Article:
by Billy Ball
Not 40 years. Not 30 years. Not even 10 years.
Six years: That’s how long natural gas resources in the Deep River Basin would meet the state’s demand, according to a much-awaited U.S. Geological Survey assessment of gas resources released Tuesday.
That amount is far short of leaders’ predictions that the state’s supply of shale-trapped natural gas could power the state for four decades, a key point in pro-fracking lawmakers’ bid to legalize the controversial drilling technique.
The USGS survey arrived less than a day before the state Senate voted Wednesday afternoon to approve Senate Bill 820, a GOP-backed measure that would allow fracking in North Carolina after officials build a regulatory structure in the next two years.
The survey pegged the Deep River Basin with average undiscovered stores of 1,660 billion cubic feet of gas and 83 million barrels of natural gas liquids, enough to meet North Carolina’s demand for 5.6 years, Assistant State Geologist Kenneth Taylor said in a news release.
The supply estimate might be due for another downsizing, based on an N.C. Department of Environment and Natural Resources report released this spring.
The report noted only about 20 percent of all discovered and undiscovered gas can be recovered using today’s technology, meaning that estimated supply may only be enough to meet state demand for little more than a year, said Hope Taylor, executive director of Clean Water for NC, which has long opposed fracking.
Kenneth Taylor could not be reached by the Indy Wednesday to say whether his estimate accounts for unrecoverable gas.
Pro-fracking lawmakers like Sen. Bob Rucho, a Republican from Mecklenburg County, have argued the drilling would result in a windfall of jobs and commerce into the state’s lagging economy over the next 50 years, even as state geologists dialed back their estimates of the gas supply in recent weeks.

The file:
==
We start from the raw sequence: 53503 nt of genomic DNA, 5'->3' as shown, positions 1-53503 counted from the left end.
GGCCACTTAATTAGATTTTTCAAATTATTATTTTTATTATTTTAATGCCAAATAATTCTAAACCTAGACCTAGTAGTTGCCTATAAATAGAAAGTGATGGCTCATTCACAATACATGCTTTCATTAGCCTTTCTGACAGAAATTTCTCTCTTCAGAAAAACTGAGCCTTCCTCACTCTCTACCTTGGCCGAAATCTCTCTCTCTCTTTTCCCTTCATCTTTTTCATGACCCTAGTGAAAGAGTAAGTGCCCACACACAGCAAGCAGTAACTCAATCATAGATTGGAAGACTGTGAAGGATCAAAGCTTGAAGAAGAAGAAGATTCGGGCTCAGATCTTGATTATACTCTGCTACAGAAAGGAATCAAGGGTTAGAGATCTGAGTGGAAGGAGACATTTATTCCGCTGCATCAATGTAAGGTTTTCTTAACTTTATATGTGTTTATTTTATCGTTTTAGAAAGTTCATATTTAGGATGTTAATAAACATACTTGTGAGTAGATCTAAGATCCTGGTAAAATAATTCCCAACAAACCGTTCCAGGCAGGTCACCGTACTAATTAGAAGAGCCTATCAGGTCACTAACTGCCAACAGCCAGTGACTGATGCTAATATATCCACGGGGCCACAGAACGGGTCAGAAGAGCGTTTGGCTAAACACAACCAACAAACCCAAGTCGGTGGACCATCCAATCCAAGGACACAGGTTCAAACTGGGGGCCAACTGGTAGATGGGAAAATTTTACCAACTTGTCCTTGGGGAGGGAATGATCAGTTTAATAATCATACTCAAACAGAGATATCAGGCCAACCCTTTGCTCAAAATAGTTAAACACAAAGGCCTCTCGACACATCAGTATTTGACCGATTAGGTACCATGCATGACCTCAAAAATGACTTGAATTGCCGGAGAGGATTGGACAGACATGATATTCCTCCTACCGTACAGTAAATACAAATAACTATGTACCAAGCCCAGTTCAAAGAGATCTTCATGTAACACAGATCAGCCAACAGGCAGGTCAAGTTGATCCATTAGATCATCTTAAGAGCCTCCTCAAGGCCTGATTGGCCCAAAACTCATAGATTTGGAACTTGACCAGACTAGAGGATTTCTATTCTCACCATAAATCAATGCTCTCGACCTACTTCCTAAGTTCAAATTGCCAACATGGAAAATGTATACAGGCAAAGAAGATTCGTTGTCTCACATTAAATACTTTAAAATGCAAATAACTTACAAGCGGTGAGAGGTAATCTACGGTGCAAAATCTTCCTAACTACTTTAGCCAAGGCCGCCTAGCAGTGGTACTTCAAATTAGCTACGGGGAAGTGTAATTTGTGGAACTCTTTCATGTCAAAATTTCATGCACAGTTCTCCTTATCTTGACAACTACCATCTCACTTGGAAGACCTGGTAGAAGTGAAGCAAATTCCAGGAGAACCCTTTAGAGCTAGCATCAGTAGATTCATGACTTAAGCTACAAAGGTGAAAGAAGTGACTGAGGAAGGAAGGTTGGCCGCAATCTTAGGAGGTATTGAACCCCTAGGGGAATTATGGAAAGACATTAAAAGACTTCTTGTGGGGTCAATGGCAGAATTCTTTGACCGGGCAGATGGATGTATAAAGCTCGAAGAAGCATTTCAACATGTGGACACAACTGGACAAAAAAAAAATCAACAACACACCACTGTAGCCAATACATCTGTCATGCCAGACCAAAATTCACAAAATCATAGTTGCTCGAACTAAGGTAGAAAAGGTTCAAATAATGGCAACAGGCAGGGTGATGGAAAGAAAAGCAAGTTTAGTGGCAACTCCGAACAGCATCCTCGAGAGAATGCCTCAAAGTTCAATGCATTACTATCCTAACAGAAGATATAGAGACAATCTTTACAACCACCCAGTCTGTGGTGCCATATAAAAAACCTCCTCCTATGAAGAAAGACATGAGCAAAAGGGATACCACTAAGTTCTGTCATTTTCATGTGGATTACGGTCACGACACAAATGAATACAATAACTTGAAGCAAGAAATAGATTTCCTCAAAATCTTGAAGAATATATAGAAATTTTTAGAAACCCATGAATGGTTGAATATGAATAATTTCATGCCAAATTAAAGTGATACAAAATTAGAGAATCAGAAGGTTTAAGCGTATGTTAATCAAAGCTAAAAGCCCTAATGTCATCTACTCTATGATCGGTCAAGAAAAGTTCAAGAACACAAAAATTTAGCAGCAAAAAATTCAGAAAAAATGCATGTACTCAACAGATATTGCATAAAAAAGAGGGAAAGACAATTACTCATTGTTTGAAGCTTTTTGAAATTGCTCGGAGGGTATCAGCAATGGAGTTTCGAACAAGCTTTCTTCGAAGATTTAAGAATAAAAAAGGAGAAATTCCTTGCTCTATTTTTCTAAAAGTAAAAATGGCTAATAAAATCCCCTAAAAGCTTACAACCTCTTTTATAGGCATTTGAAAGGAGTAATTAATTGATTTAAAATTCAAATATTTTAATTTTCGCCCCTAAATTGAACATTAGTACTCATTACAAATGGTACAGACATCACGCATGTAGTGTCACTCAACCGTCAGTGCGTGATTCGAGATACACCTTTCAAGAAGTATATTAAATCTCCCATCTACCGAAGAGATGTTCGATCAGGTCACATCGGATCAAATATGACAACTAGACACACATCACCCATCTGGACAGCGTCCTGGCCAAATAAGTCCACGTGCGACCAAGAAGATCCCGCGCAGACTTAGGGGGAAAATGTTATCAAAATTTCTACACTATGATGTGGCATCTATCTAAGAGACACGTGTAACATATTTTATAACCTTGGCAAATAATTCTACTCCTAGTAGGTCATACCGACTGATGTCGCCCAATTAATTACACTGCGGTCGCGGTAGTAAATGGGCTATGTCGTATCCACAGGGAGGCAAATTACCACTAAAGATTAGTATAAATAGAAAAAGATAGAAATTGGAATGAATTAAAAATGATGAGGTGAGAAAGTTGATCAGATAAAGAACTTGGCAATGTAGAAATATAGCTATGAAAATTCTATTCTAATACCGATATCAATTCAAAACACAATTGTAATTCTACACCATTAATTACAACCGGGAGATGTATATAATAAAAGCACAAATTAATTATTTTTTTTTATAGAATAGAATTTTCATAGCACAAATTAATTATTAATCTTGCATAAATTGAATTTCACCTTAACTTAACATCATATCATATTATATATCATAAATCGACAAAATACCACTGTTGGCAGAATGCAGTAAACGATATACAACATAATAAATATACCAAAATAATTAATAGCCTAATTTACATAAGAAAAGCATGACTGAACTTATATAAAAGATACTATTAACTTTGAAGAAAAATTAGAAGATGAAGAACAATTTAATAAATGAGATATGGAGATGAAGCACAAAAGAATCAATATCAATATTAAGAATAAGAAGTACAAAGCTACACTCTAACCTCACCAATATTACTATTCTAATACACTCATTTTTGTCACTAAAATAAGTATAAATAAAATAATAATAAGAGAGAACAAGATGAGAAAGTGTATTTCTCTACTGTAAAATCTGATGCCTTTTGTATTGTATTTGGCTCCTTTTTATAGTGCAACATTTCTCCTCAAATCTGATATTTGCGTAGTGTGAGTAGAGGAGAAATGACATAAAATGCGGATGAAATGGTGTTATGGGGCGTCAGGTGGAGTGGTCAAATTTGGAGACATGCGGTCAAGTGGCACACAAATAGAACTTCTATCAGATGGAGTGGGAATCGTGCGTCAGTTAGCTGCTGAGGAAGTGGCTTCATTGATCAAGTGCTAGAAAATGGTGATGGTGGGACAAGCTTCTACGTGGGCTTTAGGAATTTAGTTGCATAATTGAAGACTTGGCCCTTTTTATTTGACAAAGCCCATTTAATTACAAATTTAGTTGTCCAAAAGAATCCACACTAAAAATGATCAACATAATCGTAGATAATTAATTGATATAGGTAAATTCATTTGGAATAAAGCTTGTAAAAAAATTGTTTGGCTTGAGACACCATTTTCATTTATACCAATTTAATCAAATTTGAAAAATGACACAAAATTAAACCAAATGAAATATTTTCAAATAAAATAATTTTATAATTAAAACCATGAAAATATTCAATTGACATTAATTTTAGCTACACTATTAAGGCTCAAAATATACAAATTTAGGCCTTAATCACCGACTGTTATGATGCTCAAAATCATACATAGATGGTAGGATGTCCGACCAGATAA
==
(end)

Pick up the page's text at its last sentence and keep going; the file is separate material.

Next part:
Skeptics, meanwhile, pointed out widespread reports of environmental damage caused by fracking operations in other states.
Nevertheless, a Senate commerce committee approved a Rucho-authored bill Tuesday and a full Senate vote came a day later, leaving the measure to a vote in the state House of Representatives in the coming days.
Hope Taylor said lawmakers should stall the Rucho bill in light of the USGS survey.
“I think it shows how deeply absurd this whole effort has been, that a lot of good time and effort has been wasted,” Hope Taylor said. “We need to stop it before any more time and effort is wasted developing a regulatory program that has the potential to cost a lot of money to set up.”
The USGS survey also estimated the Dan River and Danville basin, which includes a small portion of northwest North Carolina as well as parts of southern Virginia, includes average undiscovered resources of 49 billion cubic feet of gas. Kenneth Taylor said that basin’s store would likely serve the state’s natural gas demand for roughly two months.